LightStep Adds Distributed Tracing For All
Distributed tracing company LightStep has released a new product based on the same technology as its high-end [x]PM product. Called simply LightStep Tracing, the tool is aimed at individual teams rather than entire organisations, and helps them to understand exactly what’s going on in their complex modern applications.
Mere mortals struggle to comprehend the complexity of modern microservice-based applications, which has given rise to new tools that help humans understand what’s happening as millions of transactions flow across their systems every minute. Distributed tracing helps admins understand the path an individual transaction takes through a microservices application.
“It used to be possible to enumerate all the ways your system could fail,” says LightStep CEO Ben Sigelman. That’s no longer true as the constantly changing nature of the always-on Internet meets the complex interconnectedness of modern software systems.
Clicking ‘buy' on a website today could mean touching dozens of services running on hundreds of servers, with networks and containers and service meshes and any number of other systems involved in a delicate and complex web that has to work properly for that simple act of purchasing to succeed. If it doesn’t work, or is slow, the customer frustration is real, as is the lost revenue.
The rise of open-source projects such as OpenTracing, one of numerous Cloud Native Computing Foundation projects (and co-created by Sigelman), has lead to more widespread adoption of distributed tracing by builders of modern software.
“We often find prospective customers have implemented tracing already,” says Sigelman, “And often it’s OpenTracing, which is easy to use.” But the value of tracing comes from the insights it provides into system behaviour, which requires more sophisticated analysis than what the basic open-source projects provide.
“Traces are just raw data. The value comes from using traces as raw materials to do more advanced analysis,” says Sigelman. “We want to save you the trouble of looking at traces.”
LightStep Tracing takes the same technology underpinnings as the [x]PM product and packages it for use by smaller teams, rather than entire organisations. It’s delivered as Software-as-a-Service managed by LightStep, freeing teams to concentrate on using tracing rather than administering tracing infrastructure. The same high-end architecture is important, as it allows Tracing to collect the same 100% coverage tracing data as [x]PM, but without needing the additional satellites common to the higher-end [x]PM deployments.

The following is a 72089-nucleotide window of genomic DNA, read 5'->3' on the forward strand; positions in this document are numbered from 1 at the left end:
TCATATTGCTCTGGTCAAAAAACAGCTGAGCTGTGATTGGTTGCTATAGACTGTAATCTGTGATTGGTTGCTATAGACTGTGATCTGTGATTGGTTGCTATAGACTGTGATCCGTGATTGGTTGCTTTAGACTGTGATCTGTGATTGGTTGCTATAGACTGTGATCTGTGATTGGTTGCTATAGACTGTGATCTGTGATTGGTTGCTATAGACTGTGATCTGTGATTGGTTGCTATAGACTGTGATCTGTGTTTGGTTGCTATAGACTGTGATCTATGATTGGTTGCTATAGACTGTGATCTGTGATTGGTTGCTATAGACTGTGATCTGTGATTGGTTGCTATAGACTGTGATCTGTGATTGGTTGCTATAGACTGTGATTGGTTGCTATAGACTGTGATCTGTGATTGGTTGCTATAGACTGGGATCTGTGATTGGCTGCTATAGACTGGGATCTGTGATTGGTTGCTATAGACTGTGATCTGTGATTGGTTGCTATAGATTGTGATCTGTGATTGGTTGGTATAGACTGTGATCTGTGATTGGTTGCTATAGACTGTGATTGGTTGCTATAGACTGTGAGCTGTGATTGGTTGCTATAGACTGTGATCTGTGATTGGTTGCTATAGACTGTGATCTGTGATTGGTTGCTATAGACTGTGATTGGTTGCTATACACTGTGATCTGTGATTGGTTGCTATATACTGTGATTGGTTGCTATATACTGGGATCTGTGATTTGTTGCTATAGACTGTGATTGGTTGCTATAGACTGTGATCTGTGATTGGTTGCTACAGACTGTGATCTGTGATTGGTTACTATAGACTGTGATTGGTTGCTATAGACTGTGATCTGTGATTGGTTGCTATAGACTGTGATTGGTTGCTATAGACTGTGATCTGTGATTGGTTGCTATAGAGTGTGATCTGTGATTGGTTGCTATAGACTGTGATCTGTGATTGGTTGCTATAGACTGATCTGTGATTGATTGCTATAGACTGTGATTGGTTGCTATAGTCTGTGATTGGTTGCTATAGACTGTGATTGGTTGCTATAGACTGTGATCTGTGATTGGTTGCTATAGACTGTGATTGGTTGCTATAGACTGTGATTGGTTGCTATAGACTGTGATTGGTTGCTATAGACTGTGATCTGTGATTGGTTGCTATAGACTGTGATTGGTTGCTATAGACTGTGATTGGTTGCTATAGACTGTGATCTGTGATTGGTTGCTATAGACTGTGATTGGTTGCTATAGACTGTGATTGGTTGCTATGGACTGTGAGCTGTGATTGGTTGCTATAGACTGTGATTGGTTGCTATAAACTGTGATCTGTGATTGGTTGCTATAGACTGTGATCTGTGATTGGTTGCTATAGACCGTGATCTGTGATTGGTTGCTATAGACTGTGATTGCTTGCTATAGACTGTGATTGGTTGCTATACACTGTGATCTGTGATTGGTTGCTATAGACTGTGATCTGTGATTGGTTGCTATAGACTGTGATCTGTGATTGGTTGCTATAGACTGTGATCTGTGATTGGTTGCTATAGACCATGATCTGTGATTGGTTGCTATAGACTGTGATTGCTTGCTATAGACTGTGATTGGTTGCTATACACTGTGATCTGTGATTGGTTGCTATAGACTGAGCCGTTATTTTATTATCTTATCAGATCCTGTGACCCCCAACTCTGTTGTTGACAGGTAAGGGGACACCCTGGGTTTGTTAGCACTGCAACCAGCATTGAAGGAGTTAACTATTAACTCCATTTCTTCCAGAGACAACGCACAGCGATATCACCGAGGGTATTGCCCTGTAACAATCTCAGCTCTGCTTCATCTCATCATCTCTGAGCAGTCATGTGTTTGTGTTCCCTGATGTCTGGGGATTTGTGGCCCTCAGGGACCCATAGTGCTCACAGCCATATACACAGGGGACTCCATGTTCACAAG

LightStep Tracing aggregates information from the raw trace data it collects to identify trends and correlations that are difficult to find when manually inspecting individual traces. This helps developers and operators to rapidly detect anomalous behavior and locate its actual cause, rather than wasting time chasing down and eliminating many possible causes.
“The future isn’t about applications, it’s about services,” says Sigelman, and I’m inclined to agree. Modern applications often make use of multiple online services connected over a network. The increasing use of service mesh technologies to connect disparate services together further complicates the task of maintaining a mental model of exactly how everything connects. If we add in ephemeral services such as Functions-as-a-Service or AWS Lambda, the challenge is only increased.
I’m a big fan of grepping through log files and putting DEBUG statements into my code, but this approach doesn’t scale well. Distributed tracing doesn’t replace other methods, it augments them, providing another way of looking at and understanding complex systems. Debug logs may well help to locate and fix a problem with an individual service, but first you need to know which service is to blame for a performance issue.
A trusted system that can reliably point to the problem, using data that everyone on the team can see, helps to avoid the issues that plague infrastructure groups where the database team blames the storage who blame the network who blame the firewalls who blame DNS. A solid overview of the system showing its dynamic nature that we can easily drill into to locate areas for further investigation, while avoiding red herrings, can only be a boon to operations and development teams alike.
It’s certainly worth a look.
This article first appeared in Forbes.com here.